All About the G-Spot
YES! The elusive G-spot truly does exist, and it is worth exploring!
What is the G-spot?
Named after Dr. Ernst Grafenberg, the urologist who discovered it, the G-spot is a scientifically researched area that can provide incredible pleasure.
The G-spot is the equivalent of the penis owner's prostate, demonstrating similar traits and functions; all vulva owners have one and are capable of ejaculating prostatic fluid.
Why is the G-spot so special?
The G-spot is a vine-like structure that surrounds the urethral canal (the tube that urine exits the body). It is only one-fourth the size of the walnut-shape prostate, but it has much more ducts/glands.
For both penis and vulva owners, these ducts/glands supply prostatic fluid which can be ejaculated from the urethra. The quantity of prostatic fluid can be as little as a teaspoon to a gushing one-half cup. If this amount is hard to imagine, think of all the liquid two little tear glands can produce.
The G-spot is surrounded by the nerve-rich clitoral bulb. It also has its own nerve supply (pelvic nerve), creating a highly enjoyable place for women to explore. This dual nerve innervation not only makes it possible for vulva owners to have two distinct types of orgasms (a clitoral orgasm and a G-spot orgasm) but also to experience an amazing combination of these two types simultaneously, known as a blended orgasm.
Where is the G-spot?
Many vulva owners have difficulty finding their G-spot, but with a little instruction, this pleasure- factory can be found. It is important to realize that this is an area stimulated through the vaginal wall, and it is easiest to identify once a woman is aroused.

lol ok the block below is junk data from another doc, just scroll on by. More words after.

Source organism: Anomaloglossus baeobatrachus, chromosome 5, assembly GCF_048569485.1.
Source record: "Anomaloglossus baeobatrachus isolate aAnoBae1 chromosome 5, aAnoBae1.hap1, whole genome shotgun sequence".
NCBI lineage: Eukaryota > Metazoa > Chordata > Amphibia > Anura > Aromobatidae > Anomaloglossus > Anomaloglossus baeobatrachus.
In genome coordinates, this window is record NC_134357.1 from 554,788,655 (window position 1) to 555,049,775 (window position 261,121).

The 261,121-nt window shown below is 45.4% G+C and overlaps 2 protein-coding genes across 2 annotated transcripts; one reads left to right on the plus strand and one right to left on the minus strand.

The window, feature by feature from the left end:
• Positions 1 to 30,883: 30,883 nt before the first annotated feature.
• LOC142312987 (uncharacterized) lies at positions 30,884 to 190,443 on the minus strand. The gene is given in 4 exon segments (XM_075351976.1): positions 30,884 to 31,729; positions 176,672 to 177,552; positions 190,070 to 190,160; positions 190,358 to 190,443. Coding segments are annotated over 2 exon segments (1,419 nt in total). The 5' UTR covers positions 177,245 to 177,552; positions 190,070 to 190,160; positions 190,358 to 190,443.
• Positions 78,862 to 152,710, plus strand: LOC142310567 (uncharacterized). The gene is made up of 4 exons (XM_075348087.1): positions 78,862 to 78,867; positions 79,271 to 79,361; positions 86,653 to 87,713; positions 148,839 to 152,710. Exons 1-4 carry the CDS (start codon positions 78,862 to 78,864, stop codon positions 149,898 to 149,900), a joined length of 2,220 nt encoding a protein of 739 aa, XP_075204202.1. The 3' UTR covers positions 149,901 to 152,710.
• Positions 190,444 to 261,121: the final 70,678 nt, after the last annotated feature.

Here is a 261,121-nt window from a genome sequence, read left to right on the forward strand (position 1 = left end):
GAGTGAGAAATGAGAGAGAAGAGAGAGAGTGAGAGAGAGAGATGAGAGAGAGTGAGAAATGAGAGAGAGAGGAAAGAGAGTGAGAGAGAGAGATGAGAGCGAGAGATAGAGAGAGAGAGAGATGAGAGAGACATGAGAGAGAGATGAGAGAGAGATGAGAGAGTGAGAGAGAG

The G-spot can be found anteriorly (the roof of the vagina) and depending on one’s anatomy, it will be found in different locations. The majority of vulva owners will find it right beyond their vaginal entrances, but the rest will find it either mid-way or further back by the cervix. The area feels like corduroy ridges and is more pronounced (and feels more enjoyable) after stimulation causes its tissues to swell.
The ridged tissue can be followed to the tail of the G-spot. When stimulated in a gentle “come hither” motion, one can experience pleasing sensations while feeling the body of the prostate. Additionally, since the urethral meatus (the hole that urine exits the body) is generally the head of the G-spot, many vulva owners like the way it feels when this area is stimulated.
Does the G-spot produce ejaculate or urine?
Since vulva owners both urinate and ejaculate through their urethral canals, residual urine can be identified in ejaculate (explaining the claims that ejaculate is only urine). Yet, ejaculate has been scientifically studied and found to be a type of fluid in its own right.
What is ejaculate?
It is a clear liquid with a higher pH than urine, and its taste and smell have been found to vary depending on where the vulva owner is in their menstrual cycle. It contains prostatic fluid along with glucose and trace amounts of urine. Ejaculate’s higher pH and glucose content are thought to play a positive role in fertilization; both promote a supportive environment for sperm to survive while traveling through the vagina.
Small amounts of ejaculate seep into the vagina during G-spot stimulation. If the full amount of accumulated ejaculate is not expelled, it moves back into the bladder and is urinated out (and explains the reason women why feel like their bladders’ have filled during vaginal penetration).
Many vulva owners mistake the urge to ejaculate as the need to urinate, and therefore contract the pelvic muscles to prevent it. Whether they decide they want to release the ejaculate or not, spectacular G-spot orgasms can still be experienced!